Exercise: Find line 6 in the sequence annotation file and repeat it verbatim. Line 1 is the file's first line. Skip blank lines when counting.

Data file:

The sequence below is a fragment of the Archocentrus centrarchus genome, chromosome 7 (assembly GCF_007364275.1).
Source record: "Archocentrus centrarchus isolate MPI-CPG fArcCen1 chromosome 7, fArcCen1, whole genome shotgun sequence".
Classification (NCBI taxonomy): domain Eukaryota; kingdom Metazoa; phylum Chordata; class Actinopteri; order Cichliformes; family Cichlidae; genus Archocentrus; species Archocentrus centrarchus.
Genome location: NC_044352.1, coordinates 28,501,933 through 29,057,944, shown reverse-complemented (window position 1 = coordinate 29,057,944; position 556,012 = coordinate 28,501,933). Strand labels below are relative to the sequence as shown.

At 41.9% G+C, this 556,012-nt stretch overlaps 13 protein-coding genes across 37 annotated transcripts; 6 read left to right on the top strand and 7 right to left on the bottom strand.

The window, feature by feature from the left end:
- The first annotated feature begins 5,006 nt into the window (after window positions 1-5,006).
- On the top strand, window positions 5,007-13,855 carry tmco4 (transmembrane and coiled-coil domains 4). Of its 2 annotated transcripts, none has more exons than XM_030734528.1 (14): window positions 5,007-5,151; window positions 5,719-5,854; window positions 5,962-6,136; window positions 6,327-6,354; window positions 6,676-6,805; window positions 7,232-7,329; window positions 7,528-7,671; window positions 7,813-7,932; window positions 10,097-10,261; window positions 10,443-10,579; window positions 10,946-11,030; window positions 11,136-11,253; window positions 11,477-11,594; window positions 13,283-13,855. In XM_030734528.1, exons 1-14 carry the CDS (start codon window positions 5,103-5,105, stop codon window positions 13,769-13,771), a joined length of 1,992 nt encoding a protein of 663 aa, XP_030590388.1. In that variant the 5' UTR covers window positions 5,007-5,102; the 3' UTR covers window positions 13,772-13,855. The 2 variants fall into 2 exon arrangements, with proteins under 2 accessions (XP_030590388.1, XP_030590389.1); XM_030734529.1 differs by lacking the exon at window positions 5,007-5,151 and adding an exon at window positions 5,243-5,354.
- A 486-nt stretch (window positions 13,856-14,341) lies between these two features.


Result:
The window, feature by feature from the left end: